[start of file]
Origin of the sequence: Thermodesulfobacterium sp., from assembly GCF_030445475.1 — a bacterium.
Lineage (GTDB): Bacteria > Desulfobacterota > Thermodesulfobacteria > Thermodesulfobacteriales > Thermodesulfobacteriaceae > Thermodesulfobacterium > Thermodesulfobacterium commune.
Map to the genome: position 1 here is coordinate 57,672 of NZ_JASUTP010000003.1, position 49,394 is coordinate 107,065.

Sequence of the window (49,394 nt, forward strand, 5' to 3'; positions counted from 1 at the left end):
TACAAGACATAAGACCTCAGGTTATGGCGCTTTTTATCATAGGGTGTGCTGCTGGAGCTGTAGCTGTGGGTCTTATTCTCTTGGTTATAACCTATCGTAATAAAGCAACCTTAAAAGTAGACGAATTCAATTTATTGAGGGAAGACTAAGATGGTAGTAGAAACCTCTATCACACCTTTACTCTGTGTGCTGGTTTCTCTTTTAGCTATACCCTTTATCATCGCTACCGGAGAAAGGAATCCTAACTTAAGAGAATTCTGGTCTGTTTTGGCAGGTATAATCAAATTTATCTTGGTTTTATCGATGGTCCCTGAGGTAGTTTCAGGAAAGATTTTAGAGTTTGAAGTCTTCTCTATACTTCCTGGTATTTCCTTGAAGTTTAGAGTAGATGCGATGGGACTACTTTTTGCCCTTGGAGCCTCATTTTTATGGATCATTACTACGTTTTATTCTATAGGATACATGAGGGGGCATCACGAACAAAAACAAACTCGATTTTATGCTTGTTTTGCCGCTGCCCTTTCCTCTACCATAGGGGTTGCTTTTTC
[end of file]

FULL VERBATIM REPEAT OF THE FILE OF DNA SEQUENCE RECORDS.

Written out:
Origin of the sequence: Thermodesulfobacterium sp., from assembly GCF_030445475.1 — a bacterium.
Lineage (GTDB): Bacteria > Desulfobacterota > Thermodesulfobacteria > Thermodesulfobacteriales > Thermodesulfobacteriaceae > Thermodesulfobacterium > Thermodesulfobacterium commune.
Map to the genome: position 1 here is coordinate 57,672 of NZ_JASUTP010000003.1, position 49,394 is coordinate 107,065.

Sequence of the window (49,394 nt, forward strand, 5' to 3'; positions counted from 1 at the left end):
TACAAGACATAAGACCTCAGGTTATGGCGCTTTTTATCATAGGGTGTGCTGCTGGAGCTGTAGCTGTGGGTCTTATTCTCTTGGTTATAACCTATCGTAATAAAGCAACCTTAAAAGTAGACGAATTCAATTTATTGAGGGAAGACTAAGATGGTAGTAGAAACCTCTATCACACCTTTACTCTGTGTGCTGGTTTCTCTTTTAGCTATACCCTTTATCATCGCTACCGGAGAAAGGAATCCTAACTTAAGAGAATTCTGGTCTGTTTTGGCAGGTATAATCAAATTTATCTTGGTTTTATCGATGGTCCCTGAGGTAGTTTCAGGAAAGATTTTAGAGTTTGAAGTCTTCTCTATACTTCCTGGTATTTCCTTGAAGTTTAGAGTAGATGCGATGGGACTACTTTTTGCCCTTGGAGCCTCATTTTTATGGATCATTACTACGTTTTATTCTATAGGATACATGAGGGGGCATCACGAACAAAAACAAACTCGATTTTATGCTTGTTTTGCCGCTGCCCTTTCCTCTACCATAGGGGTTGCTTTTTC